Desperate to repair his reputation as a master mercenary, Deadpool challenges one of the most dangerous fighters on the planet to a no-holds barred fight to the finish! With a captive audience watching from the sidelines, Deadpool tackles the Taskmaster with both hands and feet literally tied together.
Hey look, it's Deadpool! In fact, it's the only Deadpool that seems to exist in the 4" scale: it's the same body seen in the Deadpool Corps taco truck, which means it's also the same body seen in the Wolverine Origins line. The good news is that this super-reused body has plentiful articulation: a balljointed neck, pegged and hinged shoulders, pegged and hinged elbows, peg wrists, a balljointed chest, pegged and hinged hips, peg thighs, double hinged knees, and pegged and hinged ankles. The edges of his costume details are sculpted, not just painted on, which is probably why they keep reusing this so much. Gotta make the mold money back somehow!
However, that's not to say this Wade Wilson looks identical to the
other versions: the red of his costume is closer to the orange
side of the spectrum, and it's matte, rather than gloss - it makes him look more "toyish." The black sections don't quite fill their sculpted areas, and he's completely missing the black apps on the balls of the hips.
To further set him apart, he gets different straps over his chest. The belt is now separate, while his harness wraps around the shoulders and includes a large pad on ons side. He's armed with two katana that store on his back, a black pistol for the holster on his leg, and a knife that fits in the sheath on the back of his belt. Terrific! This is the way it should be.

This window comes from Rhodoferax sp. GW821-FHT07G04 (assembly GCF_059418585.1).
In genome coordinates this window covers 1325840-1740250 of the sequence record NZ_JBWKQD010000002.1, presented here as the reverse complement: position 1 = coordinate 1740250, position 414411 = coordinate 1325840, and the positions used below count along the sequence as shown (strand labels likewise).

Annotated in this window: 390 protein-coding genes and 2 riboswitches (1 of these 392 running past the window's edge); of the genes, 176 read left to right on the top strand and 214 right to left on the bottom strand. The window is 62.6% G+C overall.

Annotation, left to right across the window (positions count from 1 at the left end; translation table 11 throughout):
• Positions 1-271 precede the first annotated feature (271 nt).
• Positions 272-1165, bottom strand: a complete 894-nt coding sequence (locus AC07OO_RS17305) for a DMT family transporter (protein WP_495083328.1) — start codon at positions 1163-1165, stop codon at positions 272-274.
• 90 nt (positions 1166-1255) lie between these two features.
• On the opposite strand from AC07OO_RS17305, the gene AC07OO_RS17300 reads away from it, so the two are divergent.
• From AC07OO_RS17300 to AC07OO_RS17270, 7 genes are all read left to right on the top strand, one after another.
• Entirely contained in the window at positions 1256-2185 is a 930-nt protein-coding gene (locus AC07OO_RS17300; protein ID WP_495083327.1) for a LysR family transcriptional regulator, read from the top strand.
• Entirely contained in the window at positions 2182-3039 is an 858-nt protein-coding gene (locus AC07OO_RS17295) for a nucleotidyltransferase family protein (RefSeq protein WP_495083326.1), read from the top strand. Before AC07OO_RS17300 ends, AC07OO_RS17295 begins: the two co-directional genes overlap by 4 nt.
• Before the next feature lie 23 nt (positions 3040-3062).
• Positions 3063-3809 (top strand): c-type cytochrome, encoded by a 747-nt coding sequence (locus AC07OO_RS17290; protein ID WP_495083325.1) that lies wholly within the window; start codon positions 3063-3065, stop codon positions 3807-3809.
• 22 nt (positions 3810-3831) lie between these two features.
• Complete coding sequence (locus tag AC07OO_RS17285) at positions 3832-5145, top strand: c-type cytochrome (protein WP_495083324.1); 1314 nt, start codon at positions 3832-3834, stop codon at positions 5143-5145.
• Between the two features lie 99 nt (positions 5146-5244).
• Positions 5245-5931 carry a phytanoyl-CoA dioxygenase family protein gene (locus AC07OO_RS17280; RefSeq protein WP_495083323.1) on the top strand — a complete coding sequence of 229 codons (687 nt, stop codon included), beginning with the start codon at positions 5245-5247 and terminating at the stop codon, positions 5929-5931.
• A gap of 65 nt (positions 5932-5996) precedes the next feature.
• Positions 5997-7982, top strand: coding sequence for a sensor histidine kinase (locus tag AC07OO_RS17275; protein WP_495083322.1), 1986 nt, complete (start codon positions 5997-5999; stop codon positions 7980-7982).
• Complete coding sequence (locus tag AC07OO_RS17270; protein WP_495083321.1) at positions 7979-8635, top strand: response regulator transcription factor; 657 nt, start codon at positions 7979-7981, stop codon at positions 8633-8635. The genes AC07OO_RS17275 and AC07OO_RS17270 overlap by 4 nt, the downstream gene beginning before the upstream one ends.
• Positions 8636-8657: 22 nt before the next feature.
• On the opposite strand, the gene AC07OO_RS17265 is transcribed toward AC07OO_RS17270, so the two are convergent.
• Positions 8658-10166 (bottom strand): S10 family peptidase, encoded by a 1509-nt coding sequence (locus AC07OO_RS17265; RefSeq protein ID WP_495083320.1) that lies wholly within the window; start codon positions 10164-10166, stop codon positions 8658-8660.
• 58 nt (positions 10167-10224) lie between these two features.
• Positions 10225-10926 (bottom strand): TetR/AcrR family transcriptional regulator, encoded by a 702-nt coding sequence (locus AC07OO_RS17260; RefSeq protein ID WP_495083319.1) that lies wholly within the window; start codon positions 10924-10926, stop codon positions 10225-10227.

As much as people love Deadpool (make the damn Ryan Reynolds movie already, Fox!), it was really Taskmaster that sold this set - he's nearly as popular as Wade, and there's no other way to get him. The first time DP and Taskmaster met was in Deadpool #2, where Wade managed to circumvent Tasky's "photographic reflexes" by using the Macarena. Seriously.
Anyway, in that issue, Taskmaster was wearing a costume that looked like his normal one, but was colored entirely wrong. This one, thankfully, is back in his traditional tones: blue, white and orange. The body is mostly Hawkeye's, with Captain America gloves and a new belt and cape.
Naturally, the head is new - it's not like there are a lot of "skull wearing a hood" pieces out there (unless you're Mattel) - but it does present a problem: the head sits too high on the neck. Since these pieces weren't designed at the same time, the balljoint socket isn't deep enough, and he ends up with a touch of "giraffe neck" and a gap 'twixt hood and cape.
In keeping with his "I use everybody's gimmicks"
power set, Taskmaster gets a bunch of accessories. There are Hawkeye's bow and quiver full of arrows (his cape is even molded to leave room for it behind his left shoulder), his Taskmaster shield (reused from any number of Captains America, and the same sword and gun that Baron Zemo would later come with.
Since this is a Comic Pack, it includes a comicbook - in this case, Cable & Deadpool #36. The story focuses entirely on these two characters: Deadpool breaks Taskmaster out of prison, then manacles himself to prove he could beat Taskmaster with his hands tied. In the original comic, the story is followed by a brief scene involving the Rhino, but this reprint cuts that out, instead offering several Official Handbook of the Marvel Universe pages recounting Taskmaster's history. Also, the cover no longer has a big black border to make its reprint status blatant.
This is one of your most-requested reviews: not a week goes by without someone wanting to know about Deadpool and Taskmaster. Deadpool is the same as he's always been, but doesn't look like a rehash, while Taskmaster isn't pefect, but is still very good. This is a real winner of a set, which may explain why it was always so ragingly difficult to find.